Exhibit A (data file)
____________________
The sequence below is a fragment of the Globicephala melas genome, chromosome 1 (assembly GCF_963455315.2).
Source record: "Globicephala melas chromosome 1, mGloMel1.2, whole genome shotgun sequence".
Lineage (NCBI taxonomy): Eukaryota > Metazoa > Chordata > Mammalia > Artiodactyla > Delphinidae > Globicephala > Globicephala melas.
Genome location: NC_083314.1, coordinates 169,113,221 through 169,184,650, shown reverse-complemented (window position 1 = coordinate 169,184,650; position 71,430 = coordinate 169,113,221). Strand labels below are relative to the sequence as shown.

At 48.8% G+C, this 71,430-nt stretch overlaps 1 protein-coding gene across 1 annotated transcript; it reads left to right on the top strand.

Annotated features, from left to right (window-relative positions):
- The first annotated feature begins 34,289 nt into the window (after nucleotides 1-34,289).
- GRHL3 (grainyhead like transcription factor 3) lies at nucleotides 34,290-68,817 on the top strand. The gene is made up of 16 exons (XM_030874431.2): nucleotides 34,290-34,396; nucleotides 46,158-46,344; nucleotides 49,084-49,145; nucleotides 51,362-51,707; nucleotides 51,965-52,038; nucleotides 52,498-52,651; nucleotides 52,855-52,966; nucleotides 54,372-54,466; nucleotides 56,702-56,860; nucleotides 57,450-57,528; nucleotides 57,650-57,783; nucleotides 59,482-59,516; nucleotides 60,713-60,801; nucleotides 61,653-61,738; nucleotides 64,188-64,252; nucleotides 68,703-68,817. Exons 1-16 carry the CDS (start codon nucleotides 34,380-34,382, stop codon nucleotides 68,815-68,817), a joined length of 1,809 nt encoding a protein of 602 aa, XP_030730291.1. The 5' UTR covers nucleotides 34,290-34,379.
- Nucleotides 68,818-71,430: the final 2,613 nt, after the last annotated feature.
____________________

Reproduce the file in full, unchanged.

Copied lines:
The sequence below is a fragment of the Globicephala melas genome, chromosome 1 (assembly GCF_963455315.2).
Source record: "Globicephala melas chromosome 1, mGloMel1.2, whole genome shotgun sequence".
Lineage (NCBI taxonomy): Eukaryota > Metazoa > Chordata > Mammalia > Artiodactyla > Delphinidae > Globicephala > Globicephala melas.
Genome location: NC_083314.1, coordinates 169,113,221 through 169,184,650, shown reverse-complemented (window position 1 = coordinate 169,184,650; position 71,430 = coordinate 169,113,221). Strand labels below are relative to the sequence as shown.

At 48.8% G+C, this 71,430-nt stretch overlaps 1 protein-coding gene across 1 annotated transcript; it reads left to right on the top strand.

Annotated features, from left to right (window-relative positions):
- The first annotated feature begins 34,289 nt into the window (after nucleotides 1-34,289).
- GRHL3 (grainyhead like transcription factor 3) lies at nucleotides 34,290-68,817 on the top strand. The gene is made up of 16 exons (XM_030874431.2): nucleotides 34,290-34,396; nucleotides 46,158-46,344; nucleotides 49,084-49,145; nucleotides 51,362-51,707; nucleotides 51,965-52,038; nucleotides 52,498-52,651; nucleotides 52,855-52,966; nucleotides 54,372-54,466; nucleotides 56,702-56,860; nucleotides 57,450-57,528; nucleotides 57,650-57,783; nucleotides 59,482-59,516; nucleotides 60,713-60,801; nucleotides 61,653-61,738; nucleotides 64,188-64,252; nucleotides 68,703-68,817. Exons 1-16 carry the CDS (start codon nucleotides 34,380-34,382, stop codon nucleotides 68,815-68,817), a joined length of 1,809 nt encoding a protein of 602 aa, XP_030730291.1. The 5' UTR covers nucleotides 34,290-34,379.
- Nucleotides 68,818-71,430: the final 2,613 nt, after the last annotated feature.